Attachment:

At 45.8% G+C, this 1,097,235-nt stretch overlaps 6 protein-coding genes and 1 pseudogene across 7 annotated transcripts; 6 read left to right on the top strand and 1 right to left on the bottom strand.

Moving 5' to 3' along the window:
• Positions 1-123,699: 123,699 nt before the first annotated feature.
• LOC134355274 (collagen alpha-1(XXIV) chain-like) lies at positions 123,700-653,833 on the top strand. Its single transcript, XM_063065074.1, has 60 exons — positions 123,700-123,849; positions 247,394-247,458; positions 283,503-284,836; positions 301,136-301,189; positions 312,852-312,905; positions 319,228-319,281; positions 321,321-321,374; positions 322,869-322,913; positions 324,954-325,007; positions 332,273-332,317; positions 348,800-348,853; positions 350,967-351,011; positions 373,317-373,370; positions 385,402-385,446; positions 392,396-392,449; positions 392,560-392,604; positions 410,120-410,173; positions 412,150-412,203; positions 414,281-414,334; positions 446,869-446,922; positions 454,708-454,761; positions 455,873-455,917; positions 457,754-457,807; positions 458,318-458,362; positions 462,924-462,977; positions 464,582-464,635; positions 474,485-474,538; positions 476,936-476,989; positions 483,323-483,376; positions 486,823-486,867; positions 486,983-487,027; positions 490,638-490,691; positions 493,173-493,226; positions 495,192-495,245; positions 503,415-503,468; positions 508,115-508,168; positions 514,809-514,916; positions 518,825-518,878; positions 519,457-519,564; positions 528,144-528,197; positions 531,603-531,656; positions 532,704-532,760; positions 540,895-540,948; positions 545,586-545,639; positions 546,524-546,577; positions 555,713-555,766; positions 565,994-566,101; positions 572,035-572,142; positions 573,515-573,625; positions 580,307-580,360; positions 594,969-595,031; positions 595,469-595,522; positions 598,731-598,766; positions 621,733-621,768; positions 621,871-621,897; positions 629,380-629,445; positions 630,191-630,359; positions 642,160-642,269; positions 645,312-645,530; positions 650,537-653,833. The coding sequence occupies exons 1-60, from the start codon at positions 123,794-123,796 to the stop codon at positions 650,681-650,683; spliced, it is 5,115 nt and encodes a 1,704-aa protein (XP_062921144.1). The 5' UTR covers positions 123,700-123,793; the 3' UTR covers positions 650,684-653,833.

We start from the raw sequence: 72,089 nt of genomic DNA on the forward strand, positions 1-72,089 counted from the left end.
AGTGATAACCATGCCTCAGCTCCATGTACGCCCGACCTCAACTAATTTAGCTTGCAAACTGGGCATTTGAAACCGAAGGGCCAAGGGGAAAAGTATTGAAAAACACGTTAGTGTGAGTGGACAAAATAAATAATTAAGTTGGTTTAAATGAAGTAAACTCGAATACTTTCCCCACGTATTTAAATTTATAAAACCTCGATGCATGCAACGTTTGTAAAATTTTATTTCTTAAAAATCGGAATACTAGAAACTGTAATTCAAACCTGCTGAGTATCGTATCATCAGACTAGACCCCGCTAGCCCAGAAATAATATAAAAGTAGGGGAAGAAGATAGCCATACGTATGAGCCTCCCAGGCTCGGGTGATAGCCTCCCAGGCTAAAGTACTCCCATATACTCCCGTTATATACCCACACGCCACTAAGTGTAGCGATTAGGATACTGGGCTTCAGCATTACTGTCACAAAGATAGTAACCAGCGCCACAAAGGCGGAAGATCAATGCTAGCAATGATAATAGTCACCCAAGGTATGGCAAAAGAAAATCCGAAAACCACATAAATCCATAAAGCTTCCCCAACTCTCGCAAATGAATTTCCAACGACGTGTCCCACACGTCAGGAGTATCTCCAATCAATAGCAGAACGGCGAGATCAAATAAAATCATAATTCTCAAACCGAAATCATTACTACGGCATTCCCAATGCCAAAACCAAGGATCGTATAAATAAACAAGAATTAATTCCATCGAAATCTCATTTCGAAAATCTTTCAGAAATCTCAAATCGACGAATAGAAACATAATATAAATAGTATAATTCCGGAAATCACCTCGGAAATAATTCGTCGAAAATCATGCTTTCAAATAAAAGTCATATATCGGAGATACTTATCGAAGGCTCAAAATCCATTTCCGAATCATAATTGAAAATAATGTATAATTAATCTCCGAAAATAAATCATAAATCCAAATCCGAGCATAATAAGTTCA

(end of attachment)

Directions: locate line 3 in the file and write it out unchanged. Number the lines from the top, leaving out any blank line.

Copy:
• Positions 1-123,699: 123,699 nt before the first annotated feature.